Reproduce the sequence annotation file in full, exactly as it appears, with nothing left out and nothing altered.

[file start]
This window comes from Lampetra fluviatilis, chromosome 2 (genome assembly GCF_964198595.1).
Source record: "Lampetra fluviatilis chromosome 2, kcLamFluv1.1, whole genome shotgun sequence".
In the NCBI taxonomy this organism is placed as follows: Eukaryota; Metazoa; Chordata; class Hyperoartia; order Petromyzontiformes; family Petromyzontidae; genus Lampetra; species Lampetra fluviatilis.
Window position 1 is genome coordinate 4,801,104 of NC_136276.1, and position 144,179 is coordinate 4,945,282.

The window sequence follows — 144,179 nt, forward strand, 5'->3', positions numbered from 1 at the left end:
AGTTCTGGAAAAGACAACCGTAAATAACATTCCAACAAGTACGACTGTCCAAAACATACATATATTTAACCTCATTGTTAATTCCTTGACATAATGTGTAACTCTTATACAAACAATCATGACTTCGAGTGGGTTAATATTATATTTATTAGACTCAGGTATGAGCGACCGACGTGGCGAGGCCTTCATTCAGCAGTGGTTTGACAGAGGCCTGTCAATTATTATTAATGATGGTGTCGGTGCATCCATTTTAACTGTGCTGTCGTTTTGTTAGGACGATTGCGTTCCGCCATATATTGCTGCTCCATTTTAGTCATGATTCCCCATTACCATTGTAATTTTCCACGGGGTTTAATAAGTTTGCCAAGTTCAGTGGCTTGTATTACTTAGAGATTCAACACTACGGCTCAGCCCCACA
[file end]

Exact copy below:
This window comes from Lampetra fluviatilis, chromosome 2 (genome assembly GCF_964198595.1).
Source record: "Lampetra fluviatilis chromosome 2, kcLamFluv1.1, whole genome shotgun sequence".
In the NCBI taxonomy this organism is placed as follows: Eukaryota; Metazoa; Chordata; class Hyperoartia; order Petromyzontiformes; family Petromyzontidae; genus Lampetra; species Lampetra fluviatilis.
Window position 1 is genome coordinate 4,801,104 of NC_136276.1, and position 144,179 is coordinate 4,945,282.

The window sequence follows — 144,179 nt, forward strand, 5'->3', positions numbered from 1 at the left end:
AGTTCTGGAAAAGACAACCGTAAATAACATTCCAACAAGTACGACTGTCCAAAACATACATATATTTAACCTCATTGTTAATTCCTTGACATAATGTGTAACTCTTATACAAACAATCATGACTTCGAGTGGGTTAATATTATATTTATTAGACTCAGGTATGAGCGACCGACGTGGCGAGGCCTTCATTCAGCAGTGGTTTGACAGAGGCCTGTCAATTATTATTAATGATGGTGTCGGTGCATCCATTTTAACTGTGCTGTCGTTTTGTTAGGACGATTGCGTTCCGCCATATATTGCTGCTCCATTTTAGTCATGATTCCCCATTACCATTGTAATTTTCCACGGGGTTTAATAAGTTTGCCAAGTTCAGTGGCTTGTATTACTTAGAGATTCAACACTACGGCTCAGCCCCACA